(WASHINGTON) — The Biden administration will begin evacuation flights in late July for Afghans who have aided the U.S. military and diplomatic missions, according to a senior administration official.
President Joe Biden earlier this month said all U.S. combat forces will be out of Afghanistan by Aug. 31 and defended his decision to leave the country in the face of Taliban gains in the area.
The top U.S. general in Afghanistan, Scott Miller, returned from Afghanistan to Joint Base Andrews on Wednesday after he handed over his command at a ceremony in Kabul on Monday.
The evacuation effort, dubbed Operation Allies Refuge, will relocate Afghans who have applied for a U.S. Special Immigrant Visa and their families to a safe third country, but it is still unclear how many of these translators, guides and other contractors will be moved and to exactly where.
“Our objective is to get individuals who are eligible relocated, out of the country, in advance of the removal — of the withdrawal of troops at the end of August,” White House press secretary Jen Psaki said Wednesday.
The administration also has not specified when flights will depart, citing security concerns, but the senior administration official told ABC News that they will meet Biden’s commitment to begin flights by late July.
“Our message to those women and men is clear: There is a home for you in the United States if you so choose, and we will stand with you just as you stood with us,” Biden said in an address on Afghanistan on Thursday.
Earlier this month, a U.S. official told ABC News that Kazakhstan, Uzbekistan and Tajikistan — Afghanistan’s neighbors to the north — have all been under consideration as third-country options, while a second official said the list includes the United Arab Emirates and Qatar, both of which are home to U.S. military facilities where Afghans could be brought.
Pentagon spokesperson John Kirby confirmed that the administration is also now considering using U.S. military installations in the continental U.S. “for short-term use,” as well as U.S. military installations in other countries that have “appropriate temporary residences and associated support infrastructure,” he said.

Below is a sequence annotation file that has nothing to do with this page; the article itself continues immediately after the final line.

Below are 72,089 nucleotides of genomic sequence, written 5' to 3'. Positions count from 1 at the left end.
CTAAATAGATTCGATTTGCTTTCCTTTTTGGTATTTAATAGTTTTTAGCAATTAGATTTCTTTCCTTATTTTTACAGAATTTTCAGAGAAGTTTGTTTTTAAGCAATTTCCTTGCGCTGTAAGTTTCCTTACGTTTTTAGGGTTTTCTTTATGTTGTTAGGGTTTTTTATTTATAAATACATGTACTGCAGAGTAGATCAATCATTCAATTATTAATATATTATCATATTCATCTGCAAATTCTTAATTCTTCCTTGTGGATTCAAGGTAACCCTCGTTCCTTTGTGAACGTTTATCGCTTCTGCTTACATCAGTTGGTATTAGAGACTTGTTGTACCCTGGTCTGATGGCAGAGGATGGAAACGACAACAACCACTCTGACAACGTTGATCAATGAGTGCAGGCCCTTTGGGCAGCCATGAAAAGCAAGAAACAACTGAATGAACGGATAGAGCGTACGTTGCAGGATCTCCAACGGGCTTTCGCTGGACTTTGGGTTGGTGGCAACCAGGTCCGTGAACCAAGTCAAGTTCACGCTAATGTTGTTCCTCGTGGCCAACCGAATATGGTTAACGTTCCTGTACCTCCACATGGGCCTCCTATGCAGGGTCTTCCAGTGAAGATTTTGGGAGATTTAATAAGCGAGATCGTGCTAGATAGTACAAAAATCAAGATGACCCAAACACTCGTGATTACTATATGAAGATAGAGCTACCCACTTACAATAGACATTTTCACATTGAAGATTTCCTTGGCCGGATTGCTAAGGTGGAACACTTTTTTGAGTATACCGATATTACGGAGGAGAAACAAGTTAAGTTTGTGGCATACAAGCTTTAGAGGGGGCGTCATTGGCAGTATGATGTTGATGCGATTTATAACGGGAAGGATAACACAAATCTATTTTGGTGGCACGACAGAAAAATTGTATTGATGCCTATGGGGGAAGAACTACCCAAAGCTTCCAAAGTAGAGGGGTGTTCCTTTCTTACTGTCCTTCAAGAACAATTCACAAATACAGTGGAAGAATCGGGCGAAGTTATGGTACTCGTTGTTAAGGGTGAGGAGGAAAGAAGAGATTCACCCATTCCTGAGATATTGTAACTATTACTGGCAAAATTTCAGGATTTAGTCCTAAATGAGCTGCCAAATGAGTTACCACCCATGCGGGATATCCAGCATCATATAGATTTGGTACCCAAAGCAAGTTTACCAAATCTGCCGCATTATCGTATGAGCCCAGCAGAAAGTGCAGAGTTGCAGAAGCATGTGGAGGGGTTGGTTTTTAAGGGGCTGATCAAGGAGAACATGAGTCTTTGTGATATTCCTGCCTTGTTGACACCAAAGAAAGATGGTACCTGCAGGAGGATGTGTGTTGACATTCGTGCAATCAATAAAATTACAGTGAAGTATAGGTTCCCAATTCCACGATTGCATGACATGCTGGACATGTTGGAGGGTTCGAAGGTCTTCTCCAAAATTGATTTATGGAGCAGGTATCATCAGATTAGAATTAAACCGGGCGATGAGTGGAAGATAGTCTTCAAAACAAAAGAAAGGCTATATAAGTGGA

At this point in time, however, no final decision has been made yet, Kirby added.
This week, the president’s homeland security adviser Dr. Elizabeth Sherwood-Randall and Zalmay Khalilzad, the special representative for Afghanistan, are leading a delegation to Uzbekistan to discuss security and economic development opportunities for Afghanistan and other countries in the region, the White House announced Wednesday.
There are approximately 18,000 Afghans who have applied for Special Immigrant Visas, with many of them now fearing for their lives as the Taliban gain more districts in a summer offensive against the Afghan government. Within that group, 9,000 still have to complete their applications while the other half are having their cases adjudicated now, according to a State Department spokesperson.
At least 300 Afghan interpreters have been killed since 2014 because they worked for the U.S., according to the advocacy group No One Left Behind, although the Taliban have said in recent weeks that they will not harm them as they pursue power.
In April, Biden announced the withdrawal of all remaining U.S. forces from Afghanistan before the 20th anniversary of the Sept. 11 attacks that brought them there — although last Thursday he bumped that deadline up to Aug. 31.
But as U.S. and NATO forces exit, the Taliban have seized dozens of districts in a summer offensive that has killed hundreds of Afghan service members or seen them surrender. The Pentagon said this week it seems apparent the militant group is intent on taking power by force, even as the State Department calls for them to return to negotiations with the Afghan government, hosted by Qatar in its capital Doha.
The Biden administration has tried to reinvigorate those talks, which have been all but dead since the two sides agreed on an agenda late last year.
The senior administration official said Wednesday that the U.S. “remains confident that Afghanistan’s Armed Forces have the tools and capability to defend their country and that the conflict will ultimately have to be resolved at the negotiating table.”
But advocates say that time is running out for these Afghan interpreters and other contractors, while analysts warn that the country could be headed for civil war. The United Nations refugee agency warned Tuesday that the country is facing “imminent humanitarian crisis,” calling for an urgent end to violence.
The White House’s announcement Wednesday is “a vital step forward in honoring the promise we made to Afghan allies who faithfully served our mission,” said Krish O’Mara Vignarajah, president and CEO of Lutheran Immigration and Refugee Service, one of the country’s largest refugee resettlement agencies.
But “there are still far too many questions left unanswered, including who exactly and how many people are eligible for evacuation,” she added. “With partners estimating that 49% of those at risk reside outside of Kabul, how will those outside the capital access safety?”
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